Then I would boil that barrel and scrub it with a good nylon brush. Wear good leather gloves as that barrel will be hot. Set it outside, pour some dish soap down the bore and then fill it with boiling water. After you have done this and no more soap is coming out. Take that barrel (it will be HOT) and use some solvent, and with a nylon brush, scrub the bore of the rifle.

After you have brushed that rifle then a few solvent patches and finally I use Isopropyl Alcohol to do the final cleaning. It also displaces the water and alcohol will burn. After that dry patch the barrel and then oil the bore with a good quality gun oil.

What you have done is taken that barrel back to when it was new, on the insides. After all that, try it at the range and see if it does not shoot a little better. Normally that will fix my stubborn rifles.
 

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Discussion Starter #13
What you have done is taken that barrel back to when it was new, on the insides. After all that, try it at the range and see if it does not shoot a little better. Normally that will fix my stubborn rifles.[/QUOTE]


I had wondered if that is what had happened. That's quite the recommendation you have suggested. Not sure how i'd boil the barrel just yet because of it's length. I'll see what i can come up with.
 

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Take the barrel out of the stock. Get a tea kettle and get some boiling water going. Put on some leather gloves. Take the barrel outside. Put a new bore brush on a ramrod. Take some dish soap and put a good squeeze down the barrel. Now fill the barrel about 3/4 way with boiling water. Now with that bore brush scrub the bore of that barrel. The scrubbing will make the soap come to life and the soap and heat of the water will lift old oils, greases, grime, etc off the barrel. Now fill that barrel and that stuff will float right out the top of the barrel.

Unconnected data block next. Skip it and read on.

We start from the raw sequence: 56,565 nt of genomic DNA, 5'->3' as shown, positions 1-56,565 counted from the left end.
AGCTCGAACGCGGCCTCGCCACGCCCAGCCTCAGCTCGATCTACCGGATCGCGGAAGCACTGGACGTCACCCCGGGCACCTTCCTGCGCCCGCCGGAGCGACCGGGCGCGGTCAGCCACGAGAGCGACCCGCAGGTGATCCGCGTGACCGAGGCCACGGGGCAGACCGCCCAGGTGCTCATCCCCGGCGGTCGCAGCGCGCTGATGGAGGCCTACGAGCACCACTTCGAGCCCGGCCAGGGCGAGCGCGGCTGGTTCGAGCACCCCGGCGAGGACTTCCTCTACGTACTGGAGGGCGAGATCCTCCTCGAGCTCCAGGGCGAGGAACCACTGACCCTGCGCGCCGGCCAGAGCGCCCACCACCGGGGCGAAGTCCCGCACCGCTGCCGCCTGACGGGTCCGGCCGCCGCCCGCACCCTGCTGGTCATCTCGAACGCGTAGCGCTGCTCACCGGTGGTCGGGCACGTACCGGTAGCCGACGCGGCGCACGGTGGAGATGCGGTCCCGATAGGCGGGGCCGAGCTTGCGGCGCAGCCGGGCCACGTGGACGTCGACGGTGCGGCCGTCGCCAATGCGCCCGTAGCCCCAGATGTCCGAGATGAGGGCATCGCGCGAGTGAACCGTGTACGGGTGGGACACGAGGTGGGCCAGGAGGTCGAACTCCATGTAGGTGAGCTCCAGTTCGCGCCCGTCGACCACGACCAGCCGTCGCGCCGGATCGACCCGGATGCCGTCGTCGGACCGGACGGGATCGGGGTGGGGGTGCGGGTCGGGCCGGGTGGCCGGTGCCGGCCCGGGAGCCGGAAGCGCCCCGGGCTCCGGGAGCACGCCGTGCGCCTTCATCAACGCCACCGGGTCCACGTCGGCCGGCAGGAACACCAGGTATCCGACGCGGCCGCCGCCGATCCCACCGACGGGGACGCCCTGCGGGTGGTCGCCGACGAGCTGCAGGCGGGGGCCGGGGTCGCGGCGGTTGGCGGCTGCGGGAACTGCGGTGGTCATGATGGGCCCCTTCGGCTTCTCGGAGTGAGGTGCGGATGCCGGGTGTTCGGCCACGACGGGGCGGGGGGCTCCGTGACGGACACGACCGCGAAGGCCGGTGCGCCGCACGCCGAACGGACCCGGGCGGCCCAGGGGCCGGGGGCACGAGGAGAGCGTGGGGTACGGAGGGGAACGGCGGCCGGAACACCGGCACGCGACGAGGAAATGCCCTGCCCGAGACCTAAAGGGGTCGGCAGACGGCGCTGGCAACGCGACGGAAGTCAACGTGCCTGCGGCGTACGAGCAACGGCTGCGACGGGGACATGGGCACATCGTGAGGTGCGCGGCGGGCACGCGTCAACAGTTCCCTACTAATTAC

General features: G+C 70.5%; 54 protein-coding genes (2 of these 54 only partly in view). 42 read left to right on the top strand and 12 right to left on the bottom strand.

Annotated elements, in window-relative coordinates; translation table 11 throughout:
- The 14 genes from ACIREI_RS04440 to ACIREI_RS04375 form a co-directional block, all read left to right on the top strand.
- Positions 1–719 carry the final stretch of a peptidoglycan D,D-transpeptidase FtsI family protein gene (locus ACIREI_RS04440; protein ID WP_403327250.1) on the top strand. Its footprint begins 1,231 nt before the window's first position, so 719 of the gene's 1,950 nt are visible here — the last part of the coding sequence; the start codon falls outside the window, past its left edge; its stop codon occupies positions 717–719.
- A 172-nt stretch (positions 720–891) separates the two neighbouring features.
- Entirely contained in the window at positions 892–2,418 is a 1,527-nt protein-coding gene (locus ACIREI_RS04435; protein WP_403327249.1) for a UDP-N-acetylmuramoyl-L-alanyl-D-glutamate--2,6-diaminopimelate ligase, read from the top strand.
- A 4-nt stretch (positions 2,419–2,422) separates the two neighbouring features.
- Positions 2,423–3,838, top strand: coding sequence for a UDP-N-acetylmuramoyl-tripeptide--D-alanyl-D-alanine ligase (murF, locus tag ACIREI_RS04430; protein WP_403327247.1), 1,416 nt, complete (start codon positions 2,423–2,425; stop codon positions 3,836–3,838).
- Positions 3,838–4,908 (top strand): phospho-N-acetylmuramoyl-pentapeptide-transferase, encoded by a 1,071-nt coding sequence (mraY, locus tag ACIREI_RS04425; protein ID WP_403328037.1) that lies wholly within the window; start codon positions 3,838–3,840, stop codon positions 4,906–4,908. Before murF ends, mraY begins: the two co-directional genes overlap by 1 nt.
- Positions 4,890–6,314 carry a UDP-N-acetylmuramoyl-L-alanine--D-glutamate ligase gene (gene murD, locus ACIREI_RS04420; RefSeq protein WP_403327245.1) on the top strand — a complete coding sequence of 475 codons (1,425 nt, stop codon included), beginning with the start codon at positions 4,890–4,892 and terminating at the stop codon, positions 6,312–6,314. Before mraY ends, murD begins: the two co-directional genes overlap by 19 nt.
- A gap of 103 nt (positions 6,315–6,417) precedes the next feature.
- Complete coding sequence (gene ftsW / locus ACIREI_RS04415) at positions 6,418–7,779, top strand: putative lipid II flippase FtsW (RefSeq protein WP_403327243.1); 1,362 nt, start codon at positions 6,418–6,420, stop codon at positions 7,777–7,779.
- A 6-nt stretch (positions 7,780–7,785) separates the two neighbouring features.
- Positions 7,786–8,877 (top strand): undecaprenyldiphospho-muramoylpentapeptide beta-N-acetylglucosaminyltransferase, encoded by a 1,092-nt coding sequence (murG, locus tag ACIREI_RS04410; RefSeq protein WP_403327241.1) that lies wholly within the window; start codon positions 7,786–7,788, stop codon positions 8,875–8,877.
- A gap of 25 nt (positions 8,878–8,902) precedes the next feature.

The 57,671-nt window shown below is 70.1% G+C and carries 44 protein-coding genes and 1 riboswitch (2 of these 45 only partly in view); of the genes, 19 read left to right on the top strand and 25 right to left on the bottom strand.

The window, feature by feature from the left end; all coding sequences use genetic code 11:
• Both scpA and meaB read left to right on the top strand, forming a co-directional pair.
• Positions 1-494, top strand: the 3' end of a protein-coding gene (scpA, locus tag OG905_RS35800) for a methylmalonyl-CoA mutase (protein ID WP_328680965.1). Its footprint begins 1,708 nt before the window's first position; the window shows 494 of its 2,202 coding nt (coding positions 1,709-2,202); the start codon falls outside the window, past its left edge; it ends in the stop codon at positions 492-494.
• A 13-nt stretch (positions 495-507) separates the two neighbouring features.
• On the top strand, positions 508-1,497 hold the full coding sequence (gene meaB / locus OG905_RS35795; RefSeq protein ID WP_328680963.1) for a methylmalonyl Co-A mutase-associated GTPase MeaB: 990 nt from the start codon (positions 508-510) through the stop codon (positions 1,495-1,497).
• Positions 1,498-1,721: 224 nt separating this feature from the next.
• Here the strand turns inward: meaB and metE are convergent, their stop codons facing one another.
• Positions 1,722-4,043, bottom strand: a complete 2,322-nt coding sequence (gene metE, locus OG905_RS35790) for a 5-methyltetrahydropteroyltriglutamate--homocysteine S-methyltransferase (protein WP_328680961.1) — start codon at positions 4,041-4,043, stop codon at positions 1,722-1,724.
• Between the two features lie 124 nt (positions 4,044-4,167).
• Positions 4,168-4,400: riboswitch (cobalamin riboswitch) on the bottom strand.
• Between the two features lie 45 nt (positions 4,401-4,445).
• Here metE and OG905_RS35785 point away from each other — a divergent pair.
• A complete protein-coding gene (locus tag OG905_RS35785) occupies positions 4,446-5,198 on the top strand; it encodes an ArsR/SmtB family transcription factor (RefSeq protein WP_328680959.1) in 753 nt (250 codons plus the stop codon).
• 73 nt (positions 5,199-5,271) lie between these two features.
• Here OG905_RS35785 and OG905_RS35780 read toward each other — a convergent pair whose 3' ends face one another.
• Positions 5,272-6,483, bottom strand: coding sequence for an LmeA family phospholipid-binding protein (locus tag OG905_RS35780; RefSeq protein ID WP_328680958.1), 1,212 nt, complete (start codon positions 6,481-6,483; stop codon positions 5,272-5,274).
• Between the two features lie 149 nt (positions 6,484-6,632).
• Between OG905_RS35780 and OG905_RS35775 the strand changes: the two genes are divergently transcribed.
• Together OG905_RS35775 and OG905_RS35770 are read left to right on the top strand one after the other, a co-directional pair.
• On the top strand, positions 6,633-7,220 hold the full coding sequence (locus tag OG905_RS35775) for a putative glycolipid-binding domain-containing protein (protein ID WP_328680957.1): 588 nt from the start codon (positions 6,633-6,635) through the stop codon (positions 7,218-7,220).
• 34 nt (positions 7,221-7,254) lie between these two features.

Also it does not hurt to take a .30 caliber brush on a rifle ramrod and push that down to the cone of the barrel and turn it clock wise. That will scrub the cone. Make sure you rinse all the soap out of the barrel. While it is clean and hot, then put some gun oil on a patch and swab the bore. As the barrel cools, it will draw that oil into the metal.

That is how I boil a barrel.
 

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I see your problem, its your powder. Get you some real black powder and ill suspect your point of impact will drop. I have never had any luck with pyrodex in a muzzleloader.